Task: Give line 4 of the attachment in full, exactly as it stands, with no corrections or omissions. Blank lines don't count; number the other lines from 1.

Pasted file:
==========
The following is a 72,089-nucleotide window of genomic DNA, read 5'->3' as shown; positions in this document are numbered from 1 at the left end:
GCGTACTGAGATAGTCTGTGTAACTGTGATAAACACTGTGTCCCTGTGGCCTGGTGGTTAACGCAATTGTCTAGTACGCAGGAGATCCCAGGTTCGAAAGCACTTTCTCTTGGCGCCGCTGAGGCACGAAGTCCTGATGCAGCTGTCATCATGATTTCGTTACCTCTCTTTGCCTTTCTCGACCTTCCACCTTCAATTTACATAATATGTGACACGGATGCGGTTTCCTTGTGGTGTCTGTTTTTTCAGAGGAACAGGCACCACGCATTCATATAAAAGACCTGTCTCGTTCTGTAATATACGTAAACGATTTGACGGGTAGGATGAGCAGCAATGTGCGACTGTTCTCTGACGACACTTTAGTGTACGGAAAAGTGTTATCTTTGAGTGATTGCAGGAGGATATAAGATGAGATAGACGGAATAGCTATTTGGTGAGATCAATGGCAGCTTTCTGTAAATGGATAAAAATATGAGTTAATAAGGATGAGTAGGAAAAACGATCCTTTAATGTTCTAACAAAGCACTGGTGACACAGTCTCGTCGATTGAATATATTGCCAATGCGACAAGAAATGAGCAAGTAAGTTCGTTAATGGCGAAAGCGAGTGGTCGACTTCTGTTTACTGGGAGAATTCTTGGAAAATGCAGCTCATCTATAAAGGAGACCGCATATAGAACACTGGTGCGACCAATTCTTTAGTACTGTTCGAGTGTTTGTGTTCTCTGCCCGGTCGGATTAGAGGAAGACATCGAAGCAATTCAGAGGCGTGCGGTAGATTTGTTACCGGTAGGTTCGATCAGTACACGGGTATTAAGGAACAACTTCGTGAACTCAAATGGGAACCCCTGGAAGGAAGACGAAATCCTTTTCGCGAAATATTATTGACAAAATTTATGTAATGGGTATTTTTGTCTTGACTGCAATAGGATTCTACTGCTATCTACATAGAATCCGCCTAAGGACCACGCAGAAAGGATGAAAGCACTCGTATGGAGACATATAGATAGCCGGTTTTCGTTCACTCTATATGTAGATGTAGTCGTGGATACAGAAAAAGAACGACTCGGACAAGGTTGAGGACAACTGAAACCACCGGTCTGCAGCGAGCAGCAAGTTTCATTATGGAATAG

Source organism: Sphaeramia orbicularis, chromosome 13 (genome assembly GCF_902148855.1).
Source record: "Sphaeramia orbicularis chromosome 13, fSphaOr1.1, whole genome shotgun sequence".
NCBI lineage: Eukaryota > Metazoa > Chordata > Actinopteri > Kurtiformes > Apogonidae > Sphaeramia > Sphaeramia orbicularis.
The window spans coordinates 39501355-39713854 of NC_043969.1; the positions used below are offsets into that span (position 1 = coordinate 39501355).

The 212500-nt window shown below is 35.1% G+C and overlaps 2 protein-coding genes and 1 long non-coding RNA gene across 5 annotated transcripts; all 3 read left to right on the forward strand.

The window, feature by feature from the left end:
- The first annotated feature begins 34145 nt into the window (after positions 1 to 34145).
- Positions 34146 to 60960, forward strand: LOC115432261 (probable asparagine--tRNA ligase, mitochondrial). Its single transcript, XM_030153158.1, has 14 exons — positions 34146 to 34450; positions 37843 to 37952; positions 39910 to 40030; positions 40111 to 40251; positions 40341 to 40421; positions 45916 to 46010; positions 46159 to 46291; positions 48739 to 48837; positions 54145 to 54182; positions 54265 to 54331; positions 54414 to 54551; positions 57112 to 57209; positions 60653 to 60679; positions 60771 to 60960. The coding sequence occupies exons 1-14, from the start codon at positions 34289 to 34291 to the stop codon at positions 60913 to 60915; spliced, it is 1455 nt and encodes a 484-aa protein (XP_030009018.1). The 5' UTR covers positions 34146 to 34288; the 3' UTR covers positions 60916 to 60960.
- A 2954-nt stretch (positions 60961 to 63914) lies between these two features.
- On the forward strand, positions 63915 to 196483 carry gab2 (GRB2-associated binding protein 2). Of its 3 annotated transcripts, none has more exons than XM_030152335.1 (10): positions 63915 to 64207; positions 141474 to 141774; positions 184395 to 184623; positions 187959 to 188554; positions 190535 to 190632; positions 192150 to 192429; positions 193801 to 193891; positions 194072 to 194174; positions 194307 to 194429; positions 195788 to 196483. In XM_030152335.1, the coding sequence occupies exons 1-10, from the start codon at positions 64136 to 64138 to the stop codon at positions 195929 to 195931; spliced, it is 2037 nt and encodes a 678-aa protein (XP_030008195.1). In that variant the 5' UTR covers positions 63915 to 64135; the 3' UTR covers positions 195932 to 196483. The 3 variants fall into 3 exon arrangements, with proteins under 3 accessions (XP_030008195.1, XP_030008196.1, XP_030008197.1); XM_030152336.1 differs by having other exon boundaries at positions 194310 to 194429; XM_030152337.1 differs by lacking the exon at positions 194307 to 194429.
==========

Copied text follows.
Source record: "Sphaeramia orbicularis chromosome 13, fSphaOr1.1, whole genome shotgun sequence".